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Tensions have escalated after a strike at automakers in Detroit despite US President Joe Biden’s call for a return to the negotiating table, with Ford laying off hundreds of workers hours after the work stoppage began.
Nearly 13,000 UAW members went on strike at three factories early Friday when their contracts expired at midnight without a deal. The plants in Michigan, Missouri and Ohio are owned by Ford, GM and Stellantis respectively, marking the first time in history that the union has gone on strike against all three automakers at the same time.
Ford said late Friday that it had laid off 600 workers who had not walked out of the Michigan plant, blaming “knock-on effects” from others in the painting and final assembly departments who had done so. The UAW had only ordered certain departments to strike.
Production is “highly interconnected,” the company said, adding that the striking workers had “directly impacted operations in other parts of the plant.” The laid-off employees worked in the factory’s body shop department and a metal stamping subassembly department.
“This is not a lockout,” Ford said. “This dismissal is a consequence of the strike.”
Ford’s announcement came after Biden ordered two top White House officials to mediate talks as he urged both sides to find a deal to end a work stoppage with potentially damaging economic consequences.
In a speech from the White House on Friday, the president urged the UAW and the automakers to return to the negotiating table to find a “win-win” agreement, suggesting it was up to the companies to come up with a better offer.
Auto companies’ “record profits” should be matched by “record contracts” for the UAW, Biden said.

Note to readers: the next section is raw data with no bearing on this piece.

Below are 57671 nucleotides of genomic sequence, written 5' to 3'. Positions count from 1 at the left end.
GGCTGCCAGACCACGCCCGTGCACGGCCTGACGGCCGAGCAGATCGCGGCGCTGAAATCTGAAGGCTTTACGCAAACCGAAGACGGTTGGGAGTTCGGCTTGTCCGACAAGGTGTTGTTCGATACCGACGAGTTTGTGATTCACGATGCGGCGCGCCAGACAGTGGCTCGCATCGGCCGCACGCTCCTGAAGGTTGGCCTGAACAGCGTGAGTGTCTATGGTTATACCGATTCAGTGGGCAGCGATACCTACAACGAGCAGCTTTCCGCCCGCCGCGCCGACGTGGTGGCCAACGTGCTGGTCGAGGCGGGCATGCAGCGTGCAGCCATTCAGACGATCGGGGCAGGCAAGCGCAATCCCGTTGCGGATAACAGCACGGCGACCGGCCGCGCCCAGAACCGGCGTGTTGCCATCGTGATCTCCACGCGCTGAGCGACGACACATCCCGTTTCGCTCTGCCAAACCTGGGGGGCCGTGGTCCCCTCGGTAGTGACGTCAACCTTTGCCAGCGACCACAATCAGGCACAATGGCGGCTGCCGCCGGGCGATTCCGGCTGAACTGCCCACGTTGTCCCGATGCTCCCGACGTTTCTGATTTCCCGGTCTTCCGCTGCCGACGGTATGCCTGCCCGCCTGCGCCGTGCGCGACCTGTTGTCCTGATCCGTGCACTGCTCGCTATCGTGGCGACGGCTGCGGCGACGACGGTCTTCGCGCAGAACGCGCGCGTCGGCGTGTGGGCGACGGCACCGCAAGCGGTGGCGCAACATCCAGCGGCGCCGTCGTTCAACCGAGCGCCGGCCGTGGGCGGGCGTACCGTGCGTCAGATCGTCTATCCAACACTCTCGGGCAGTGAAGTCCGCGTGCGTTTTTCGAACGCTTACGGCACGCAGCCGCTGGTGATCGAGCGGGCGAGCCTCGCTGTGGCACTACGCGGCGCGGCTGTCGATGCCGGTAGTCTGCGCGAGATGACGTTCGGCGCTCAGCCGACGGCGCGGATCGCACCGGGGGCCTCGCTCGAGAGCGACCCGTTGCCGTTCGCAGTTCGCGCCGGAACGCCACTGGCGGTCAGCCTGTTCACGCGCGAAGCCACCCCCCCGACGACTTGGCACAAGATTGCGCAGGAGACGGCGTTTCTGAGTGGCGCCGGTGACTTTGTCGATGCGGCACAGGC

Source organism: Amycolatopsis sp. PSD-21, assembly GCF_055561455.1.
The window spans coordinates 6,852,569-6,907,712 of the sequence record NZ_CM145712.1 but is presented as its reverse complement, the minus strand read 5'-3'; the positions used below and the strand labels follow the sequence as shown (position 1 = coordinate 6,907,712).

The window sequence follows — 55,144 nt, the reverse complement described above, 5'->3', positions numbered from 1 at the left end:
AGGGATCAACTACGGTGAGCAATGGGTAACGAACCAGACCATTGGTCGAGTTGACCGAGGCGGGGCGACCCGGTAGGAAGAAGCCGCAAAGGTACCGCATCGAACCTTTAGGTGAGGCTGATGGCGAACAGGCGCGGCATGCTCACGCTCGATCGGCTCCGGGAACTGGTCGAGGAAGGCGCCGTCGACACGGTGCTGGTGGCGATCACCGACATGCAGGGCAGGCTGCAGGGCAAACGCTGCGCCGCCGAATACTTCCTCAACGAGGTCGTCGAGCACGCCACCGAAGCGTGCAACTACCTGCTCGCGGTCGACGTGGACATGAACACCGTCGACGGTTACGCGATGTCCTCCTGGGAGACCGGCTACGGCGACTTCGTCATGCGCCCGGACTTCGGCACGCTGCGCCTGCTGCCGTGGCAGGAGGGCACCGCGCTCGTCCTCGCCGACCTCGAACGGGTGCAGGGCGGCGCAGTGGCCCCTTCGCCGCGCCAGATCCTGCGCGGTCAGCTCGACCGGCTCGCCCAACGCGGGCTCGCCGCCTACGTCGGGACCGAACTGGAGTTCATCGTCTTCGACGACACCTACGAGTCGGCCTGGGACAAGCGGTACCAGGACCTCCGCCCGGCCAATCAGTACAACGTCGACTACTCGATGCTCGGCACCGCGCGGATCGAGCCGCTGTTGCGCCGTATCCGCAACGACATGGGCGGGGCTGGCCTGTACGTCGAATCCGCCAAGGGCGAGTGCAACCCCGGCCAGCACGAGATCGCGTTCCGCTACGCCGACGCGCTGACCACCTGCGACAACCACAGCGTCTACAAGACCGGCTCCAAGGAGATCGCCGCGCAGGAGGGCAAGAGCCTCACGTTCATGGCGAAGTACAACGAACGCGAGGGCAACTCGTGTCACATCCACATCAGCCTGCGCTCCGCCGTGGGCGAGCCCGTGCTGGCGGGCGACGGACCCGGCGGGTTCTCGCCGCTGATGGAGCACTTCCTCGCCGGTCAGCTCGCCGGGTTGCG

He also said he would send Julie Su, the acting U.S. Secretary of Labor, and Gene Sperling, a White House economic adviser, to help broker the talks.
Earlier on Friday, the CEO of America’s largest automaker denounced the UAW.
“I am extremely frustrated and disappointed,” GM’s Mary Barra told CNBC. “We don’t have to strike now. We have put a historic offer on the table.”
Barra added that “every negotiation takes on the personality of the leader,” a reference to Shawn Fain, who won the UAW presidency and promised a more aggressive stance toward automakers.
The UAW is asking for a wage increase to 36 percent over four years, while the automakers are offering no more than 20 percent. The union also wants to end a two-tiered wage system, where newer workers take four years to reach the same pay as older workers.
The strike could spread to more factories and distribution centers depending on progress at the negotiating table. The UAW has dubbed it the “Stand Up Strike,” in reference to the 1930s Sit Down Strike that helped build the nascent union and the larger American labor movement.
“If we have to pull out all the stops, we will,” Fain said Thursday. “Everything is on the table.”
The strike represents a political problem for Biden, who has cast himself as the most pro-union US president in recent history and is now caught between his desire to support workers’ demands and fear of the action’s economic impact on the economy. political level. crucial industrial Midwest.
Several congressional Democrats have backed the UAW in the standoff with U.S. automakers. Elissa Slotkin, a moderate Democratic congresswoman from Michigan who is running for an open Senate seat next year, said she would join the picket line this weekend. The UAW held a rally in Detroit on Friday evening with Bernie Sanders, a left-wing senator from Vermont.
“If you have auto workers who can’t afford the cars they make, that’s bad for the economy,” Sanders said.
Some Republicans also expressed support for the striking workers. “Supporting our nation’s auto workers as they demand higher wages and an end to the political leadership’s green war on their industry,” JD Vance, the Republican senator from Ohio who was close to former President Donald Trump, wrote on social media.
Barra also appeared on CNN on Friday, where she defended her pay, which she said was tied to the company’s performance. In response, the UAW said on social media that “during the eight and a half minutes [Barra] When she appeared on CNN this morning, she “made” more money than any auto worker makes in a full workday. And that’s how the Big Three want to keep it.”
Economists worry that prolonged strikes could push up prices of new and used cars and hamper policymakers’ progress in curbing inflation.
“Such an outcome will pose a new wrinkle to the ongoing disinflation as it would halt the recent run of soft data in the economy. [consumer price index] component for motor vehicles,” said JPMorgan economists. “If the final contractual agreement involves a significant wage increase, this will also pose an upside risk to inflation in the sector.”